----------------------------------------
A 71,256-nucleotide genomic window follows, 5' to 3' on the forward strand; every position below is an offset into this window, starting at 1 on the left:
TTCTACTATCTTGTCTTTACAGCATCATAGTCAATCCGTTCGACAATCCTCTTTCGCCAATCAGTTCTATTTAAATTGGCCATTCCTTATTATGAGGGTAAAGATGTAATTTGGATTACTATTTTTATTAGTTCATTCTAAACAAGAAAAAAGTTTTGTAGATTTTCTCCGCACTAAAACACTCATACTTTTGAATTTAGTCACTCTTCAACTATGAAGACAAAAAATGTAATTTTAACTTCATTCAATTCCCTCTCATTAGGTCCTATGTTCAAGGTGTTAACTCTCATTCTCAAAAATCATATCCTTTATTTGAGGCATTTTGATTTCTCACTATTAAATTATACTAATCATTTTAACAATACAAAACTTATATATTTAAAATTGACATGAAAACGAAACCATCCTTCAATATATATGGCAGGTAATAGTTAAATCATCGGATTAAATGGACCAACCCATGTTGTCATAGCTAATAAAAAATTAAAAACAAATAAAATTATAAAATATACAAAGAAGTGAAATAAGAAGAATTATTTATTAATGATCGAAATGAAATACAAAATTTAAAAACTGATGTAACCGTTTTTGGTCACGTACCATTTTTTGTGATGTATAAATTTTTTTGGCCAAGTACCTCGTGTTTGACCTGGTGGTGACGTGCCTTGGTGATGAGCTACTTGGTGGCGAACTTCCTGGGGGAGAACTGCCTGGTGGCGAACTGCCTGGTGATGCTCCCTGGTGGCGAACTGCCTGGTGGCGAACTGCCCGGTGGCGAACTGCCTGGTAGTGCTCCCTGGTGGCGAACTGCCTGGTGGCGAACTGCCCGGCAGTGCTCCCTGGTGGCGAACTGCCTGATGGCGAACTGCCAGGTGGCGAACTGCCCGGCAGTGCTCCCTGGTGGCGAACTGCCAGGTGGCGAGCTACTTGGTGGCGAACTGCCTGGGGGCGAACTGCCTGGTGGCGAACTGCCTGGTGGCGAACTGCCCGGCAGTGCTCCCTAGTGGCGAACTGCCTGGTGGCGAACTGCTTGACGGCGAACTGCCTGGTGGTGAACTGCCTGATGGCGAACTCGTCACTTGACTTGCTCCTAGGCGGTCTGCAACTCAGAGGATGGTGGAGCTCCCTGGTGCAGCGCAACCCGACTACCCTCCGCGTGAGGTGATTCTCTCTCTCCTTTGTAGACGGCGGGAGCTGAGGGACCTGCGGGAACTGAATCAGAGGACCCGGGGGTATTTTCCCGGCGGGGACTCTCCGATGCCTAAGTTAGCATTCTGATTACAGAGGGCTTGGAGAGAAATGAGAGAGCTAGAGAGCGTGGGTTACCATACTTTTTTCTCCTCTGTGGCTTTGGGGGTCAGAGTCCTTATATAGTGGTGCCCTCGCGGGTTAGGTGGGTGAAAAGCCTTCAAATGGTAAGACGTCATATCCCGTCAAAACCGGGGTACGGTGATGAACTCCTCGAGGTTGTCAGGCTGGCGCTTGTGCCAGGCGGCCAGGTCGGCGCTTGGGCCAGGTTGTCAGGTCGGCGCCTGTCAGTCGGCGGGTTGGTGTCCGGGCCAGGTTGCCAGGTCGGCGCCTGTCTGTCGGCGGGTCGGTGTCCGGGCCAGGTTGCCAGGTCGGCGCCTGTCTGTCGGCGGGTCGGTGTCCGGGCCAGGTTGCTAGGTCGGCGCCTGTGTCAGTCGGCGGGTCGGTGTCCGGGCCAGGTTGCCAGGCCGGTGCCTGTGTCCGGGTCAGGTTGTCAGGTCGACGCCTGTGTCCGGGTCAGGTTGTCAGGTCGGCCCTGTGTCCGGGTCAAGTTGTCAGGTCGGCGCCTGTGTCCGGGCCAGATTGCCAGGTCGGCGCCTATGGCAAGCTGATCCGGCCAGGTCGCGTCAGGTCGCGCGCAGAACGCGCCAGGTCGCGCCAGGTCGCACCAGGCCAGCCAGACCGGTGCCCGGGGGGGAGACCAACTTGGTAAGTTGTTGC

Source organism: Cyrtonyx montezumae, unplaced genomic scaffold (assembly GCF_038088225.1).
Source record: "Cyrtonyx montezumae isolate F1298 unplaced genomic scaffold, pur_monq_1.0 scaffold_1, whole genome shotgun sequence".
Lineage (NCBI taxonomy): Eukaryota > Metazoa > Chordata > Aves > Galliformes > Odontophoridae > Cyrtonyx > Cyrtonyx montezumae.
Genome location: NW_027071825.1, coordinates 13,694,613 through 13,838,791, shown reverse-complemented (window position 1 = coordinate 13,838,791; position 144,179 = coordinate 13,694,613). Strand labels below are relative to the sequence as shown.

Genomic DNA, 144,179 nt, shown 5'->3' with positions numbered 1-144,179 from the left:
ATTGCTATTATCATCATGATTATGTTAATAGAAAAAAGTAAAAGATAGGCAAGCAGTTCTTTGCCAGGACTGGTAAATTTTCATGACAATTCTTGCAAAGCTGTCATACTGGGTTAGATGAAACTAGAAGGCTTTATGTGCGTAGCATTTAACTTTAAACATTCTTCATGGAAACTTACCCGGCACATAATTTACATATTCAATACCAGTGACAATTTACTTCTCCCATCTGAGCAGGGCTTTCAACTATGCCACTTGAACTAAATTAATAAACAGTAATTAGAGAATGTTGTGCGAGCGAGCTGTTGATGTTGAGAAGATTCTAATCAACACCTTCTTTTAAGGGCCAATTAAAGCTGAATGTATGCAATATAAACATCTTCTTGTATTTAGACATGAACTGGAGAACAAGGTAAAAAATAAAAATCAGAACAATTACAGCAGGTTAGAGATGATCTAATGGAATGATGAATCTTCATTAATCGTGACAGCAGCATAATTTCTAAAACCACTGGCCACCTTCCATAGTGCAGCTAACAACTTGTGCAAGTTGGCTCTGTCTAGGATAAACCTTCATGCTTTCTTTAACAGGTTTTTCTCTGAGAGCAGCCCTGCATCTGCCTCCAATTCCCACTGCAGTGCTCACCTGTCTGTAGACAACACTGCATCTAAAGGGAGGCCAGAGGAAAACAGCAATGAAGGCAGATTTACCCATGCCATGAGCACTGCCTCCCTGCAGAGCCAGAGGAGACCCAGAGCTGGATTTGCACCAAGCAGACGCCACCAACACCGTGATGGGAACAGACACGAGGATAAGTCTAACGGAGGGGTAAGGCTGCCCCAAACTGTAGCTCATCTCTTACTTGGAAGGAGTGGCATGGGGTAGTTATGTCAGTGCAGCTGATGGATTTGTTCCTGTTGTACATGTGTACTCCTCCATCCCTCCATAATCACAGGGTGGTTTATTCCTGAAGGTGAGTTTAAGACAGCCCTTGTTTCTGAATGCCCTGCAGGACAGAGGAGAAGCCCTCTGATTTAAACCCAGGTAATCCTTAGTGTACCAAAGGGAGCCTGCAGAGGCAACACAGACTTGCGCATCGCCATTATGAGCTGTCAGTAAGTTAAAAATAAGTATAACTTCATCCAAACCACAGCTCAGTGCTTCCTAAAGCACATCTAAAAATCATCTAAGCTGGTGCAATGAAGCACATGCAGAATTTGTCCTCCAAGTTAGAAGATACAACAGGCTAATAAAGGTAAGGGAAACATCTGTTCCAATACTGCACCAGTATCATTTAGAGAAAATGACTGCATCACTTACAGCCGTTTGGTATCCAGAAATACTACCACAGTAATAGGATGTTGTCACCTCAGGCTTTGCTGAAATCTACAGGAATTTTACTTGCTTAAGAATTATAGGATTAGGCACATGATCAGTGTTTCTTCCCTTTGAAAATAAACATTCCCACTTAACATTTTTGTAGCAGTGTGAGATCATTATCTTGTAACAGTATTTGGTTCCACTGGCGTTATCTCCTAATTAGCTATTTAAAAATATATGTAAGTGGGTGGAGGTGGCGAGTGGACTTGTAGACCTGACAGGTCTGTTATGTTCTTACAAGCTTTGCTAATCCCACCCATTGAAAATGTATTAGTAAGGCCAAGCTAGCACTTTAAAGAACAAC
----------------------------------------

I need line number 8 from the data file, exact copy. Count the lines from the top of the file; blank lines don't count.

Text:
ATTGCTATTATCATCATGATTATGTTAATAGAAAAAAGTAAAAGATAGGCAAGCAGTTCTTTGCCAGGACTGGTAAATTTTCATGACAATTCTTGCAAAGCTGTCATACTGGGTTAGATGAAACTAGAAGGCTTTATGTGCGTAGCATTTAACTTTAAACATTCTTCATGGAAACTTACCCGGCACATAATTTACATATTCAATACCAGTGACAATTTACTTCTCCCATCTGAGCAGGGCTTTCAACTATGCCACTTGAACTAAATTAATAAACAGTAATTAGAGAATGTTGTGCGAGCGAGCTGTTGATGTTGAGAAGATTCTAATCAACACCTTCTTTTAAGGGCCAATTAAAGCTGAATGTATGCAATATAAACATCTTCTTGTATTTAGACATGAACTGGAGAACAAGGTAAAAAATAAAAATCAGAACAATTACAGCAGGTTAGAGATGATCTAATGGAATGATGAATCTTCATTAATCGTGACAGCAGCATAATTTCTAAAACCACTGGCCACCTTCCATAGTGCAGCTAACAACTTGTGCAAGTTGGCTCTGTCTAGGATAAACCTTCATGCTTTCTTTAACAGGTTTTTCTCTGAGAGCAGCCCTGCATCTGCCTCCAATTCCCACTGCAGTGCTCACCTGTCTGTAGACAACACTGCATCTAAAGGGAGGCCAGAGGAAAACAGCAATGAAGGCAGATTTACCCATGCCATGAGCACTGCCTCCCTGCAGAGCCAGAGGAGACCCAGAGCTGGATTTGCACCAAGCAGACGCCACCAACACCGTGATGGGAACAGACACGAGGATAAGTCTAACGGAGGGGTAAGGCTGCCCCAAACTGTAGCTCATCTCTTACTTGGAAGGAGTGGCATGGGGTAGTTATGTCAGTGCAGCTGATGGATTTGTTCCTGTTGTACATGTGTACTCCTCCATCCCTCCATAATCACAGGGTGGTTTATTCCTGAAGGTGAGTTTAAGACAGCCCTTGTTTCTGAATGCCCTGCAGGACAGAGGAGAAGCCCTCTGATTTAAACCCAGGTAATCCTTAGTGTACCAAAGGGAGCCTGCAGAGGCAACACAGACTTGCGCATCGCCATTATGAGCTGTCAGTAAGTTAAAAATAAGTATAACTTCATCCAAACCACAGCTCAGTGCTTCCTAAAGCACATCTAAAAATCATCTAAGCTGGTGCAATGAAGCACATGCAGAATTTGTCCTCCAAGTTAGAAGATACAACAGGCTAATAAAGGTAAGGGAAACATCTGTTCCAATACTGCACCAGTATCATTTAGAGAAAATGACTGCATCACTTACAGCCGTTTGGTATCCAGAAATACTACCACAGTAATAGGATGTTGTCACCTCAGGCTTTGCTGAAATCTACAGGAATTTTACTTGCTTAAGAATTATAGGATTAGGCACATGATCAGTGTTTCTTCCCTTTGAAAATAAACATTCCCACTTAACATTTTTGTAGCAGTGTGAGATCATTATCTTGTAACAGTATTTGGTTCCACTGGCGTTATCTCCTAATTAGCTATTTAAAAATATATGTAAGTGGGTGGAGGTGGCGAGTGGACTTGTAGACCTGACAGGTCTGTTATGTTCTTACAAGCTTTGCTAATCCCACCCATTGAAAATGTATTAGTAAGGCCAAGCTAGCACTTTAAAGAACAAC